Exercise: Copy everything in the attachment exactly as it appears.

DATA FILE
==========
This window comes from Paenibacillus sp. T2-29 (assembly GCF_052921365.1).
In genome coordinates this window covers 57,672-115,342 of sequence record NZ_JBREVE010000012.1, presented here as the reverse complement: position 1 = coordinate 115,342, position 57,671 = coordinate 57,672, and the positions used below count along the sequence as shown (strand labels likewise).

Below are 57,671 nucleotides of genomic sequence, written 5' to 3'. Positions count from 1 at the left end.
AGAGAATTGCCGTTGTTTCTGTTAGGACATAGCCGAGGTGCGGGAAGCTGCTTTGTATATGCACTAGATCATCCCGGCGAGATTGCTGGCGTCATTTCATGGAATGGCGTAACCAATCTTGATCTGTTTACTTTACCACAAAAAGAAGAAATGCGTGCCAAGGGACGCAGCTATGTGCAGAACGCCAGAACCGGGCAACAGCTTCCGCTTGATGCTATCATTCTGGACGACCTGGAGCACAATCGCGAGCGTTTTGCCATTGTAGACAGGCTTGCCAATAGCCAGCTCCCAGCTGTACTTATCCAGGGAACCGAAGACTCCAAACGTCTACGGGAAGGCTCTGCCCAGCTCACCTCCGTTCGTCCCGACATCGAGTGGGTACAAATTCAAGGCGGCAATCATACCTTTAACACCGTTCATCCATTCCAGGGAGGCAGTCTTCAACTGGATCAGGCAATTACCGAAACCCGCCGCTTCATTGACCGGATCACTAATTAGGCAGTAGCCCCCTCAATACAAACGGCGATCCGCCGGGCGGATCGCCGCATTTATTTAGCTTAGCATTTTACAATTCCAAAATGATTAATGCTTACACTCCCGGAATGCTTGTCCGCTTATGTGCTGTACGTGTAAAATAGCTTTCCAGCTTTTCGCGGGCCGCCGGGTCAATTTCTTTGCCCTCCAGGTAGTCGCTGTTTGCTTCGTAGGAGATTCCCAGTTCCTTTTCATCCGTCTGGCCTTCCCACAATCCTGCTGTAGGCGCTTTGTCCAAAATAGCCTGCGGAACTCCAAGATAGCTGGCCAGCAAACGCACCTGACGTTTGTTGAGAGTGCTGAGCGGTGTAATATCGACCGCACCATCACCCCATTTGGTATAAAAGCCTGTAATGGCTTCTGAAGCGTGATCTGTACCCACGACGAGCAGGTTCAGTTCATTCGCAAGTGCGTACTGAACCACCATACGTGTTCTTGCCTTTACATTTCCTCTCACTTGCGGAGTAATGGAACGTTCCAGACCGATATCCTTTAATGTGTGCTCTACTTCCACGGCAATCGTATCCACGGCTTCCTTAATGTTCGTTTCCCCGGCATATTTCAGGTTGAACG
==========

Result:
This window comes from Paenibacillus sp. T2-29 (assembly GCF_052921365.1).
In genome coordinates this window covers 57,672-115,342 of sequence record NZ_JBREVE010000012.1, presented here as the reverse complement: position 1 = coordinate 115,342, position 57,671 = coordinate 57,672, and the positions used below count along the sequence as shown (strand labels likewise).

Below are 57,671 nucleotides of genomic sequence, written 5' to 3'. Positions count from 1 at the left end.
AGAGAATTGCCGTTGTTTCTGTTAGGACATAGCCGAGGTGCGGGAAGCTGCTTTGTATATGCACTAGATCATCCCGGCGAGATTGCTGGCGTCATTTCATGGAATGGCGTAACCAATCTTGATCTGTTTACTTTACCACAAAAAGAAGAAATGCGTGCCAAGGGACGCAGCTATGTGCAGAACGCCAGAACCGGGCAACAGCTTCCGCTTGATGCTATCATTCTGGACGACCTGGAGCACAATCGCGAGCGTTTTGCCATTGTAGACAGGCTTGCCAATAGCCAGCTCCCAGCTGTACTTATCCAGGGAACCGAAGACTCCAAACGTCTACGGGAAGGCTCTGCCCAGCTCACCTCCGTTCGTCCCGACATCGAGTGGGTACAAATTCAAGGCGGCAATCATACCTTTAACACCGTTCATCCATTCCAGGGAGGCAGTCTTCAACTGGATCAGGCAATTACCGAAACCCGCCGCTTCATTGACCGGATCACTAATTAGGCAGTAGCCCCCTCAATACAAACGGCGATCCGCCGGGCGGATCGCCGCATTTATTTAGCTTAGCATTTTACAATTCCAAAATGATTAATGCTTACACTCCCGGAATGCTTGTCCGCTTATGTGCTGTACGTGTAAAATAGCTTTCCAGCTTTTCGCGGGCCGCCGGGTCAATTTCTTTGCCCTCCAGGTAGTCGCTGTTTGCTTCGTAGGAGATTCCCAGTTCCTTTTCATCCGTCTGGCCTTCCCACAATCCTGCTGTAGGCGCTTTGTCCAAAATAGCCTGCGGAACTCCAAGATAGCTGGCCAGCAAACGCACCTGACGTTTGTTGAGAGTGCTGAGCGGTGTAATATCGACCGCACCATCACCCCATTTGGTATAAAAGCCTGTAATGGCTTCTGAAGCGTGATCTGTACCCACGACGAGCAGGTTCAGTTCATTCGCAAGTGCGTACTGAACCACCATACGTGTTCTTGCCTTTACATTTCCTCTCACTTGCGGAGTAATGGAACGTTCCAGACCGATATCCTTTAATGTGTGCTCTACTTCCACGGCAATCGTATCCACGGCTTCCTTAATGTTCGTTTCCCCGGCATATTTCAGGTTGAACG